LAGUNA BEACH, Calif. — Hardly a week goes by without some sort of unethical behavior making national headlines. Whether it is a media hoax about a boy in a balloon or a Ponzi scheme of the highest caliber, unethical behavior has – sadly – become expected?? Dr. Robert Hoyk, is a Clinical Psychologist and primary author of “THE ETHICAL EXECUTIVE: Becoming Aware of the Root Causes of Unethical Behavior: 45 Psychological Traps that Every One of Us Falls Prey To” (Stanford University Press; ISBN: 978-0804759656, hardcover). Hoyk analyzes treacherous situations from Enron to Jonestown and personal scenarios throughout “The Ethical Executive.”
He is a remarkable source to help others understand the “Why” of these dilemmas and any new ones that are likely to present themselves. Hoyk’s analysis of the recent indictment of Raj Rajaratnam for insider trading explains this further:
Rajaratnam founded the Galleon Group in 1997. Galleon became a success when its analysts were privy to early, selective market information such as corporate earnings. With the new Regulation Fair Disclosure rules of 2000, Galleon could no longer obtain selective market information legally. But getting the banned information remained a prime tactic of Galleon. And pressure was severe on traders to get it. Traders who didn’t make the grade were rebuked or fired.
It’s likely that Galleon was caught in five psychological traps:
Trap 13: “Don’t Make Waves”: Galleon became a success by obtaining early, selective market information. This strategy became a norm of the company and like an automatic pilot led Galleon down the path of corruption.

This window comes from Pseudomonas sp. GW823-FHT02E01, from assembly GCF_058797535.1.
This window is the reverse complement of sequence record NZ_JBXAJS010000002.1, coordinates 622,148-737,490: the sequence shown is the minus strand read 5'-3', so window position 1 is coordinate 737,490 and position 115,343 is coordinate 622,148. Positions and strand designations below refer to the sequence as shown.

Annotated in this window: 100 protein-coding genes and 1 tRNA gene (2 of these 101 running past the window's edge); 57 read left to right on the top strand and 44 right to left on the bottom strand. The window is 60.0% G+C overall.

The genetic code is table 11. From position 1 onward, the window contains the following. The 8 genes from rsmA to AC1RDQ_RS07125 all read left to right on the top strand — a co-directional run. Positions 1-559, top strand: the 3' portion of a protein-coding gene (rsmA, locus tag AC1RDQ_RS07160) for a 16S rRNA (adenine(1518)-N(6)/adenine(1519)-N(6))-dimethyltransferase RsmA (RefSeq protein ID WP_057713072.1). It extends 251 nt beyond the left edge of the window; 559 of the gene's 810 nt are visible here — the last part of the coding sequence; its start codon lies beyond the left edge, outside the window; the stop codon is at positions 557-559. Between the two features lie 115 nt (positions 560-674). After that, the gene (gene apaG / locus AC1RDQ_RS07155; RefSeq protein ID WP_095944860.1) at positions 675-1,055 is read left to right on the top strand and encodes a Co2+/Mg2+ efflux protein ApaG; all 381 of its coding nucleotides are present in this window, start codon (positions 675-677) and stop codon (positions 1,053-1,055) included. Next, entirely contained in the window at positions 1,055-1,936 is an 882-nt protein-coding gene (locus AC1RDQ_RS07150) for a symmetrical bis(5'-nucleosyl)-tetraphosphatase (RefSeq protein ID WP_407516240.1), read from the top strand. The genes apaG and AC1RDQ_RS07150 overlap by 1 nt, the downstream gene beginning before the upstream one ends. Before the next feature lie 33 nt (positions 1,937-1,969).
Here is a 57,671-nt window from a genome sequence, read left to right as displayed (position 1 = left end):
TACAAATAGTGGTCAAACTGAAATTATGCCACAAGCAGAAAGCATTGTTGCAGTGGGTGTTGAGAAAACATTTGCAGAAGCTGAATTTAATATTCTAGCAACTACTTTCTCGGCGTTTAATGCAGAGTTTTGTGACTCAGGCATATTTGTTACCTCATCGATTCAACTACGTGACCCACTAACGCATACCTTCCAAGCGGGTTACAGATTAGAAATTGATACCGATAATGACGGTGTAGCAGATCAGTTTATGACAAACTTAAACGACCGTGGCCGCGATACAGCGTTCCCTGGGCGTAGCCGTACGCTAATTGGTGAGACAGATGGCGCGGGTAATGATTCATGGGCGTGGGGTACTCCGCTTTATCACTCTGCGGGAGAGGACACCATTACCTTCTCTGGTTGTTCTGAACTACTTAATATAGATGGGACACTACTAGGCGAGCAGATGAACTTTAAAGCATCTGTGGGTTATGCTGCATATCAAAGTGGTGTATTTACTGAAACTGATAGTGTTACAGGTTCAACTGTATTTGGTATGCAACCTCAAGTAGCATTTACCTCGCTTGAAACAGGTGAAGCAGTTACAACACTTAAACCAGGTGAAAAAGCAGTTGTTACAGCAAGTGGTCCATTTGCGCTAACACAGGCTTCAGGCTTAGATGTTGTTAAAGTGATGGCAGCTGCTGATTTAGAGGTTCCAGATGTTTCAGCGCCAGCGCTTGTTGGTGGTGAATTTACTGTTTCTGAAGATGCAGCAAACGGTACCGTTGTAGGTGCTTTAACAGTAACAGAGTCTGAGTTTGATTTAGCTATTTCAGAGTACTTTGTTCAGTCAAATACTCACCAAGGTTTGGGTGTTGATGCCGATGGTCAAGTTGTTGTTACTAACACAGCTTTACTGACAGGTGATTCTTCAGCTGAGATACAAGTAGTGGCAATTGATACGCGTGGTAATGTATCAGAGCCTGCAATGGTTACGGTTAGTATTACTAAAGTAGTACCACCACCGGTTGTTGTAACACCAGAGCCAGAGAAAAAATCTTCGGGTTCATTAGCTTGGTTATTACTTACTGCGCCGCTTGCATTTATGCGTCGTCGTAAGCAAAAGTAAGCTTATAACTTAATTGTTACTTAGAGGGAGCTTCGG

Trap 11: Conformity: Traders who were against the insider trading or newly hired traders were likely to follow what the group was doing.
Trap 12: Conformity Pressure: Traders who didn’t follow the norm or what the group was doing were rebuked or fired.
Trap 24: Desensitization: The more Rajaratnam and his traders committed insider trading the more their guilt decreased. Over time, with repeated exposure, people emotionally habituate to any type of distress-including guilt. You commit a transgression once, it engenders guilt; you commit the transgression again and again, your guilt is deadened.
Trap 37: Doing Is Believing: Frequently, we observe our own behavior. In so doing, we influence our attitudes about our actions. If we choose to act unethically, the act itself will shape our beliefs and attitudes about our transgression. To some degree we will begin to see the transgression as more acceptable. As Rajaratnam and his traders committed insider trading they automatically began to view their transgressions in a less negative way.
More information, or to contact Dr. Robert Hoyk: www.theethicalexecutive.com .